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Tannin

Grape Tannin comes from the skins and of grapes. Wines that are fermented with the skins (such as red wines) usually contain enough natural tannin. For other wines (such as fruit wine), you may want to consider adding tannins. Tannins give wine the extra character or 'spunk' that it may otherwise be lacking. It causes the "dryness" in the mouth phenomenon, as it actually modifies the saliva in the mouth by removing the lubrication in the saliva.



The chemical process in which tannins modifies saliva is actually quite interesting. The tannin molecules combine with the protein molecules in our saliva--destroying the saliva's ability to lubricate the mouth. The amount, or extent in which the tannins may cause astringency is a strong function of the polymerization of the tannin molecule. Typically, as a wine ages, the degree polymerization of the tannin actually increases for the fist few years--so wines will be more tannic in this stage. But, once the tannin molecules reach a high degree of polymerization, they actually begin to lose the capability to combine with the proteins in saliva--so the astringency associated with the tannin will be decreased, while the favorable characteristic of the tannin will be maintained. In addition, during this period some of the tannins will begin participate out of the wine. At this point, the wine has reached its ideal period in which to drink--known as the "maturity plateau".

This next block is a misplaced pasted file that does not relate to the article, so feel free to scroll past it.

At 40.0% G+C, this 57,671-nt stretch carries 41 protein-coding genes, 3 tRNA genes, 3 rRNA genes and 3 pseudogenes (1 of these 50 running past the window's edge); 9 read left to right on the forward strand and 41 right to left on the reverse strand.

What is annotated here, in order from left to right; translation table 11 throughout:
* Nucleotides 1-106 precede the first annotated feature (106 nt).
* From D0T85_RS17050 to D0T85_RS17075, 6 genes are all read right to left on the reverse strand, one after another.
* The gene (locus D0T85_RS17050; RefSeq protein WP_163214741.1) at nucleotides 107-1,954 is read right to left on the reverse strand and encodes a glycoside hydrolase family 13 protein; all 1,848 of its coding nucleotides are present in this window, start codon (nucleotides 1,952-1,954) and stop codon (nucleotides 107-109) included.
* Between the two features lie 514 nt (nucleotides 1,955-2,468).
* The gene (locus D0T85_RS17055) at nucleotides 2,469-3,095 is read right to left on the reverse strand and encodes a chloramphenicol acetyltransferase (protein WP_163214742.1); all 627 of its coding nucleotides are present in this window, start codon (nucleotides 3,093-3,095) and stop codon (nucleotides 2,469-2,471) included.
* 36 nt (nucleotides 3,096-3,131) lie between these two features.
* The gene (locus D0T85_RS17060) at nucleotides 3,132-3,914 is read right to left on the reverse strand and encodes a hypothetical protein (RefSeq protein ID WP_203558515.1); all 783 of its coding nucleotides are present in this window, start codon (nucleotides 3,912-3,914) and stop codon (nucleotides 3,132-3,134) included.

Tannin additives can be purchased from most wine supply stores as additives.

  • Tip: Regular black tea can be used to add tannins to wine. Use 1/2 teaspoon per half-gallon.


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